• Setting Retirement Goals: The first step in setting retirement goals is to set a retirement date. Thereafter, one must decide what to do after retirement, find the expenses that will continue after retirement, estimate their cost, build an emergency fund, and tally the amount after adding inflation.
  • Assessing Financial Needs: To plan for a stable and secure future, one must understand one's financial situation, set goals, and create a plan to improve financial health and make informed decisions.
  • Tailoring Contributions to Goals: Identifying various investment avenues to build a corpus by retirement and achieve financial goals is crucial.
  • Investment Strategies: One must assess one's financial objectives and risk appetite when choosing one's investment strategy.
  • Choosing the Right Asset Allocation: Allocating funds to the right assets, like equity, mutual funds, bonds, etc., helps build a corpus and secure life after retirement.
  • Adjusting Strategies Over Time: Monitoring the performance of investments and adjusting the asset allocation accordingly will enhance returns, reduce the risk of loss, and secure the future.

NPS Retirement Accounts

There are two types of NPS retirement accounts:

Tier-I Account: This is the mandatory account by default for achieving NPS retirement benefits. It keeps the contributor's funds locked until retirement, except under specific conditions. Partial withdrawals are allowed if the account holder needs money to educate children, cover a medical illness, pay for wedding costs, or purchase a house. It provides tax benefits under Section 80CCD (1), Section 80CCD (1B), and Section 80CCD (2).

Tier II NPS Account: This is an optional NPS account with no minimum balance requirement and a minimum contribution of Rs 250 per instalment. However, it does not provide tax benefits; the returns earned are taxable. It allows partial withdrawal without any restrictions and has no lock-in period. High flexibility and liquidity are the primary NPS benefits after retirement, making it a valuable financial resource for emergencies.


Lump sum corpus, monthly pension, tax benefits, partial withdrawals, and financial security are the primary NPS retirement benefits. With monthly contributions towards the retirement fund, it encourages proactive retirement planning and ensures a secure financial future. Choose the right type of NPS account and open one at Kotak to avail of the maximum benefits. Visit for further information or to open an NPS account.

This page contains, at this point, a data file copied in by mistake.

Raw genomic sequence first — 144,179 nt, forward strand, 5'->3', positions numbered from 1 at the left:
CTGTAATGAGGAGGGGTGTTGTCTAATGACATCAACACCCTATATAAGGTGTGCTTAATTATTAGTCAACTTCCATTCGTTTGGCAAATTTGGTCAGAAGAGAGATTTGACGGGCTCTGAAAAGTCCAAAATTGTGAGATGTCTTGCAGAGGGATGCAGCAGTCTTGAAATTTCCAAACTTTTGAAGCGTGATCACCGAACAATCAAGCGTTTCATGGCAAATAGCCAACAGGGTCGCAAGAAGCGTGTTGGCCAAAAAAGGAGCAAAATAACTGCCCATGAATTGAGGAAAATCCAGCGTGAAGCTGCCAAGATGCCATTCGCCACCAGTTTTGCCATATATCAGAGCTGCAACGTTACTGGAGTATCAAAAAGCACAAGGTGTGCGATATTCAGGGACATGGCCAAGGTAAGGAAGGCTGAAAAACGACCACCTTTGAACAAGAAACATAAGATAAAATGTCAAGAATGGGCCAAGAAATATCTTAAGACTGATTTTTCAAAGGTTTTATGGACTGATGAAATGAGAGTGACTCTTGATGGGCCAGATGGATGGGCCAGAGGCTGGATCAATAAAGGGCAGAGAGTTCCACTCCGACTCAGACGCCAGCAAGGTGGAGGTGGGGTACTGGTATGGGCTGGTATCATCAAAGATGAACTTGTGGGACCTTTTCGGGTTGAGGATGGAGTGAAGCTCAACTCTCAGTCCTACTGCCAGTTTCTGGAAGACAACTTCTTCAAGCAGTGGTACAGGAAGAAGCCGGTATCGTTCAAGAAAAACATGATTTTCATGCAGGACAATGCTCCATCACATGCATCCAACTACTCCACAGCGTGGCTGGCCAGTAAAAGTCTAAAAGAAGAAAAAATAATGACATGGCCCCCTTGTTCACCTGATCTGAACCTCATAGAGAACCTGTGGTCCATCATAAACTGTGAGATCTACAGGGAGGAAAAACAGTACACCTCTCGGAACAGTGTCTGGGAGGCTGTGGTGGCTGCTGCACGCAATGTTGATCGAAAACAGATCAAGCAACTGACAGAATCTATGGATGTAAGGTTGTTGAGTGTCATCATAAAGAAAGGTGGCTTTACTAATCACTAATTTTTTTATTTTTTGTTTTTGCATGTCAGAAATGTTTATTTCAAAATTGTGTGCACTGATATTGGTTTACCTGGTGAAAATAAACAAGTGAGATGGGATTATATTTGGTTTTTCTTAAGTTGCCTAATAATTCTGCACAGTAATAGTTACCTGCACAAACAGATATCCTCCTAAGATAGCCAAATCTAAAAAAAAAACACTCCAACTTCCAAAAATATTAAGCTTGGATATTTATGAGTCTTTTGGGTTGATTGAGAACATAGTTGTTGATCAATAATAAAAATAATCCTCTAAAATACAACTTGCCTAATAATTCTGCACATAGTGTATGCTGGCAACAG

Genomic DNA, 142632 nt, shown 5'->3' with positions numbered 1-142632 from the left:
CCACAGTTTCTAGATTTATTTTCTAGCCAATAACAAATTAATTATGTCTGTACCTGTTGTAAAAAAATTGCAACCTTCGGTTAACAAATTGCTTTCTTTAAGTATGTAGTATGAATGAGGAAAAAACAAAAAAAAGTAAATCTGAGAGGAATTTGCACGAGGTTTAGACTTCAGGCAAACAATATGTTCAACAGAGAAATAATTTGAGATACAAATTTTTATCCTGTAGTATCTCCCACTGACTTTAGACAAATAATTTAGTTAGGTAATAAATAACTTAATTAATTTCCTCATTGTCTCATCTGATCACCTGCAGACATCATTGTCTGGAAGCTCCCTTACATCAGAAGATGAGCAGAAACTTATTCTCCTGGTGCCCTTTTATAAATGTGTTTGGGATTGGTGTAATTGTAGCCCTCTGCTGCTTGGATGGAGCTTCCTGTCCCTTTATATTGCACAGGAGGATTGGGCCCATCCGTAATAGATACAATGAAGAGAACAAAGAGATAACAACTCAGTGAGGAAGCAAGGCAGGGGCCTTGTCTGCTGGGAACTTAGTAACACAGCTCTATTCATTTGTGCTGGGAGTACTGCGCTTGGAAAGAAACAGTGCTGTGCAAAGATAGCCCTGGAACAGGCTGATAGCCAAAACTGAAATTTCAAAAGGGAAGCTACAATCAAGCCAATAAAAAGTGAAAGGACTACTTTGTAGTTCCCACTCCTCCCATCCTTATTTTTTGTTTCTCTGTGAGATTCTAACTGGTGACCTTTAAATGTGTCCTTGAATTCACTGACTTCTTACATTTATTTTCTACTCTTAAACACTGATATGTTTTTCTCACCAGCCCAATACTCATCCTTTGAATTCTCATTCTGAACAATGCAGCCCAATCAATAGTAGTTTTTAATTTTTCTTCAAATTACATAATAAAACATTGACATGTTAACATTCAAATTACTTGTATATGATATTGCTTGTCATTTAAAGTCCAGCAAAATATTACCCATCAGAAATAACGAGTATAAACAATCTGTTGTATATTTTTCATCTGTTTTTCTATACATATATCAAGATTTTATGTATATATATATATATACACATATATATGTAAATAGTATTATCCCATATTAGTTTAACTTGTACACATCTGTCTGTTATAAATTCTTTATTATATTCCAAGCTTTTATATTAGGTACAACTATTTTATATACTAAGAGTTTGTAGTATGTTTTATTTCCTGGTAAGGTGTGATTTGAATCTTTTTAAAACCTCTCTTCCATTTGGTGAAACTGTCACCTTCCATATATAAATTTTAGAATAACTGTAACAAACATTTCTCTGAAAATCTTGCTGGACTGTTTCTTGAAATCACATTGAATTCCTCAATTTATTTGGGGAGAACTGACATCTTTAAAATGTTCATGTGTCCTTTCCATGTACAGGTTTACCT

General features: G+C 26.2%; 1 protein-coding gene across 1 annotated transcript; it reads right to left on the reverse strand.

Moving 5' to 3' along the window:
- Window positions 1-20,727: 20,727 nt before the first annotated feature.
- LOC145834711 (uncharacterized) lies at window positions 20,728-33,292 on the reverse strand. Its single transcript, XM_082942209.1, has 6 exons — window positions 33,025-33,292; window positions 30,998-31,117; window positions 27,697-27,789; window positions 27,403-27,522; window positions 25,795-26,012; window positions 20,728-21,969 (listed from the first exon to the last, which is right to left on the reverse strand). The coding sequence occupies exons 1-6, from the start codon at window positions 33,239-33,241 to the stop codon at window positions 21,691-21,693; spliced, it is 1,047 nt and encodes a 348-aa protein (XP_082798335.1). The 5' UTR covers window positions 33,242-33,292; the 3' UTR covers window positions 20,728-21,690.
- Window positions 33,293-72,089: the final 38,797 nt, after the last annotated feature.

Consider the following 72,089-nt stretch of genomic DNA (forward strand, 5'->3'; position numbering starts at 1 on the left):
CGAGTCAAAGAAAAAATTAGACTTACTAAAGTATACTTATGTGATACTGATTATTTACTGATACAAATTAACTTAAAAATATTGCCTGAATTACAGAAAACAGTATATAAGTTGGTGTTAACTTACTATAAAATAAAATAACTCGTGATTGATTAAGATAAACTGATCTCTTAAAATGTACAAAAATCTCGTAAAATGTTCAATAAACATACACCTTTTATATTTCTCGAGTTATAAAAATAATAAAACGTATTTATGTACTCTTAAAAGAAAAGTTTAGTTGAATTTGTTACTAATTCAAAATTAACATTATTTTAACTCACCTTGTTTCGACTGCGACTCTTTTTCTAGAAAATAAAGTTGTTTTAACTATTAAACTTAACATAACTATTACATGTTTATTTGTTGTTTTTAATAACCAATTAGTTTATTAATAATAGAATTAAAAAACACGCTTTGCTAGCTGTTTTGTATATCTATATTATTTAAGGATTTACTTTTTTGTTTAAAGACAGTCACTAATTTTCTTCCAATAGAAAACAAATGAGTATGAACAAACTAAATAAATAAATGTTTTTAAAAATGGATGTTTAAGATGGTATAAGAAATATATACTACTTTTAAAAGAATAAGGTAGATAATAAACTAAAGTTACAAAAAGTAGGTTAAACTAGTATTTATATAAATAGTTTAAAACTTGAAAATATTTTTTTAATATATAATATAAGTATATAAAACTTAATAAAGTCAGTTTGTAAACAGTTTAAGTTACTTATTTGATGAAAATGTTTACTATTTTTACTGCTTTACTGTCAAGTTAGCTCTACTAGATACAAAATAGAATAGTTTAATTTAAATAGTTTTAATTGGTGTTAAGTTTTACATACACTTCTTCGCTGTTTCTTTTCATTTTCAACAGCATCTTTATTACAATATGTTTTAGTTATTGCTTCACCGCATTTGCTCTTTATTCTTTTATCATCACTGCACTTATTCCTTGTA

Frequently Asked Questions

1. How much pension will I get from NPS after retirement?

Your pension from NPS after retirement depends on your monthly contribution, investment horizon, and interest rate.

2. What are the rules for NPS retirement?

To invest in an NPS retirement scheme, you must invest some monthly amount towards the scheme and build a corpus by retirement. When you retire, you can withdraw 60% of the accumulated corpus (Tax-Free) and invest 40% in an annuity that provides a monthly pension for life.

3. How much can I withdraw from NPS during retirement?

You can withdraw 60% of the accumulated corpus at retirement and invest the remaining 40% in annuity for a monthly/quarterly/yearly/half yearly pension.

4. Is NPS better than a pension?

While pension only pays the maturity amount at retirement, NPS also invests 40% in the annuity to earn higher returns and also gives tax benefits. So, NPS is better than a pension for many reasons.

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Disclaimer: This Article is for information purposes only. The views expressed in this Article do not necessarily constitute the views of Kotak Mahindra Bank Ltd. (“Bank”) or its employees. The Bank makes no warranty of any kind with respect to the completeness or accuracy of the material and articles contained in this Article. The information contained in this Article is sourced from empaneled external experts for the benefit of the customers and it does not constitute legal advice from the Bank. The Bank, its directors, employees and the contributors shall not be responsible or liable for any damage or loss resulting from or arising due to reliance on or use of any information contained herein. Tax laws are subject to amendment from time to time. The above information is for general understanding and reference. This is not legal advice or tax advice, and users are advised to consult their tax advisors before making any decision or taking any action.